I’ve been an introvert all my life but didn’t know it until adulthood. My mom saw it all along though. She jokes now about how I’d sit quietly in the front seat of our van, perfectly content to let her carry on all conversations with my friends in the backseat while I observed.
I was just kind of a weird, quiet, anti-social kid.
In college, I took the Myers-Briggs personality test as part of a leadership training on the Student Activities Board. (I was very cool.)
In an attempt to correct the “weirdness” and “shyness” that had always plagued my social life, I was forcing myself into roles and behaviors that opposed my natural quiet state — fraternity parties, sorority rush, student clubs, etc. I fooled myself and the test into believing I was ENTJ, a personality type defined as a charismatic, extroverted, natural-born leader.
Years later, I took the test again in grad school. A little older and a lot more confident in who I actually was, I guess I answered the questions more honestly and scored exactly the same across the board with one exception: I made a drastic flip from E to I, from extrovert to introvert.
I was INTJ, apparently the rarest and one of the more difficult personalities marked by a need for independence and privacy. Suddenly I made sense.
A common misconception about introverts is that we’re shy, socially inept, intimidating, standoffish or just plain weird. While some of these personality traits may fit, they’re usually a byproduct of the misinterpretation of an introvert’s true defining characteristic, which is the need for alone time.
Where extroverts are recharged and energized by social situations with other people, introverts are drained by such activities. As one fellow introvert described it, imagine in social situations that I am jogging in place next to the table. While an extrovert is drinking and laughing and soaking up the experience, I am doing those things too but I’m also expending energy just to be present. Eventually, I’ll hit a wall and need to refuel. That fuel is solitude.
Seeking solitude and maintaining a social life can be easier said than done in Charlotte’s “hey let’s grab a beer with 400 of our closest friends” scene.
It’s not that I don’t want to have friends or meet people. It’s that, for my personality type, certain social environments are more overwhelming and draining than they are enjoyable. So to help navigate the scene, I pulled together a little Introvert’s Guide to Social Charlotte. Enjoy reading it in your cocoon of isolation, fellow introverts.
I’m a lone wolf in most aspects of life and working out is no exception. Remember when I said introverts need solitude to recharge? My workouts are where I seek that escape. I think solo running (or walking) is the best medicine for a burned out introvert but when your goals and/or social life send you into group fitness settings, here’s where I’d land.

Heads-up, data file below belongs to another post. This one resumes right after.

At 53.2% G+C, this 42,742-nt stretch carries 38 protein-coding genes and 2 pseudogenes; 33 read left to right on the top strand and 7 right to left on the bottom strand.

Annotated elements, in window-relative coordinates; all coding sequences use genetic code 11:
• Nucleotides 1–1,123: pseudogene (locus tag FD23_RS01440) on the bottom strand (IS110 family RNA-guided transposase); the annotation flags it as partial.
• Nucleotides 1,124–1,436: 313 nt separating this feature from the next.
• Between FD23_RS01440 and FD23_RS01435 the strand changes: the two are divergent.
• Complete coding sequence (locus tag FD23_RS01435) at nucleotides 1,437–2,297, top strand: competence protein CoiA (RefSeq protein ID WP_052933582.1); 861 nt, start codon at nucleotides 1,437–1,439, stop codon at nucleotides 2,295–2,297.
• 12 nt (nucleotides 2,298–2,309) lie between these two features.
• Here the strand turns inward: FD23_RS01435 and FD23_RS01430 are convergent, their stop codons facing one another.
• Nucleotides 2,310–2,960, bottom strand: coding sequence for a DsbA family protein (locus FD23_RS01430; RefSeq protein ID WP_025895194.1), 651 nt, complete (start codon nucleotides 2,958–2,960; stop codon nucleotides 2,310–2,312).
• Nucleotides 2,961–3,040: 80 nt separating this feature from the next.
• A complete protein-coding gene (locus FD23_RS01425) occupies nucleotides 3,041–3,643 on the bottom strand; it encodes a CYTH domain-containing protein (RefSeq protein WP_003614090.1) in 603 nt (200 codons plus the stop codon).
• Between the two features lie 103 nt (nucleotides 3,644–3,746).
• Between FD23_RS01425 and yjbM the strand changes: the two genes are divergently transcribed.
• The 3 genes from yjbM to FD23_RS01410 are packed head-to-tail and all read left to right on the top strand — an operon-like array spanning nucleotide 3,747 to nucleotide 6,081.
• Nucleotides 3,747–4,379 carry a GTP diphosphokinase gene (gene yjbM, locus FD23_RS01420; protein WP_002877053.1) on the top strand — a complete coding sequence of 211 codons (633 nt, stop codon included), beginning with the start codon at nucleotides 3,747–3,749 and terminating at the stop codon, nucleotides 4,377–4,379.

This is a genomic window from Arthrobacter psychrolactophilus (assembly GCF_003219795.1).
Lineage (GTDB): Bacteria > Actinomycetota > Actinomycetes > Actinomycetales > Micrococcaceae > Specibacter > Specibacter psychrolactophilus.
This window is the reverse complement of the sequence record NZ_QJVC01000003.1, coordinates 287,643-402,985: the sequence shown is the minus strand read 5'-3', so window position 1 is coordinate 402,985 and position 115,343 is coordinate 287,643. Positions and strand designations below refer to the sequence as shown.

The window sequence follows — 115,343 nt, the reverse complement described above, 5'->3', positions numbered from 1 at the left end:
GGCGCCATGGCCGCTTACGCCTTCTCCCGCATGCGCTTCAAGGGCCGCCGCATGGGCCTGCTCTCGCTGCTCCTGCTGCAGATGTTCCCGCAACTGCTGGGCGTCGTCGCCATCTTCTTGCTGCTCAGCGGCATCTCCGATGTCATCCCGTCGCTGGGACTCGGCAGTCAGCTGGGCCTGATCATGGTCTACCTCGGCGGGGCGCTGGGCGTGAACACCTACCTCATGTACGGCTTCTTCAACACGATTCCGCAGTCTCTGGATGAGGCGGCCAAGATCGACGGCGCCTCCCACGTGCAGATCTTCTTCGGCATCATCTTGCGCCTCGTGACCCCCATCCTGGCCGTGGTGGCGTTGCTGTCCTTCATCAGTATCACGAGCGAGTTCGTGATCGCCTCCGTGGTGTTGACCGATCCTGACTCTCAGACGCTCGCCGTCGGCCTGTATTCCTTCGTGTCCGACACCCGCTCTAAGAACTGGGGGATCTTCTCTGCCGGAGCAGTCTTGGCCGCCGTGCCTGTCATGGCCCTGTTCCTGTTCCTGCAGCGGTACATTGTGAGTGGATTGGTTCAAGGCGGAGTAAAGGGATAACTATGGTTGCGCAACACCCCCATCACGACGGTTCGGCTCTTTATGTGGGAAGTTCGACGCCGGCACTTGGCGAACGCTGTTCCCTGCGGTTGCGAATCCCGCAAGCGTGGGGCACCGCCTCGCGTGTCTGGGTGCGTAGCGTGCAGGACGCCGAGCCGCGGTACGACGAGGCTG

Flywheel is an introvert’s workout dream. The dimmed lights and loud music let you zone out into perceived isolation all the while surrounded by a room full of people. You can opt in to a computerized “race” with your classmates or lay low and just compete against yourself.
Arrichion’s hot yoga room is a cocoon of warmth and silence. I use yoga as an escape from the world and myself. Arrichion maintains pretty strict no talking (and no cellphone) rules inside the studio, which is a hot, dark, window-less, low ceilinged escape from reality. Perfect.
Breweries are basically my nightmare, but can be navigated.
A loud, crowded warehouse full of people drinking beer is more or less the opposite of an environment in which I thrive. But since I’m in the minority and don’t want to lose the few friends I have, here’s where I would go…
Free Range Brewing is chiller and smaller than a lot of the breweries in town. The main tap room is set up like a narrow galley, with a long bar to the left and some tables to the right, which means it’s cozier and not as cavernous as some of the other spots in town. I also love the secluded two-top under the cute mural by the front door.
Heist is more restaurant than brewery, which is good for me. Heist brews their own beer but they’ve also got a full kitchen and liquor license making the whole place feel more like a restaurant/bar and making me feel more like I can lodge myself into one seat and inhale snacks while talking to a select 2-3 fellow humans. Splendid.
Dating never really bothered me because I thrive better in one-on-one interactions than I do in large social settings anyway. Lots of roads can lead to the end goal of a one-on-one date, and large group outings and crowded bars were never the right path for me.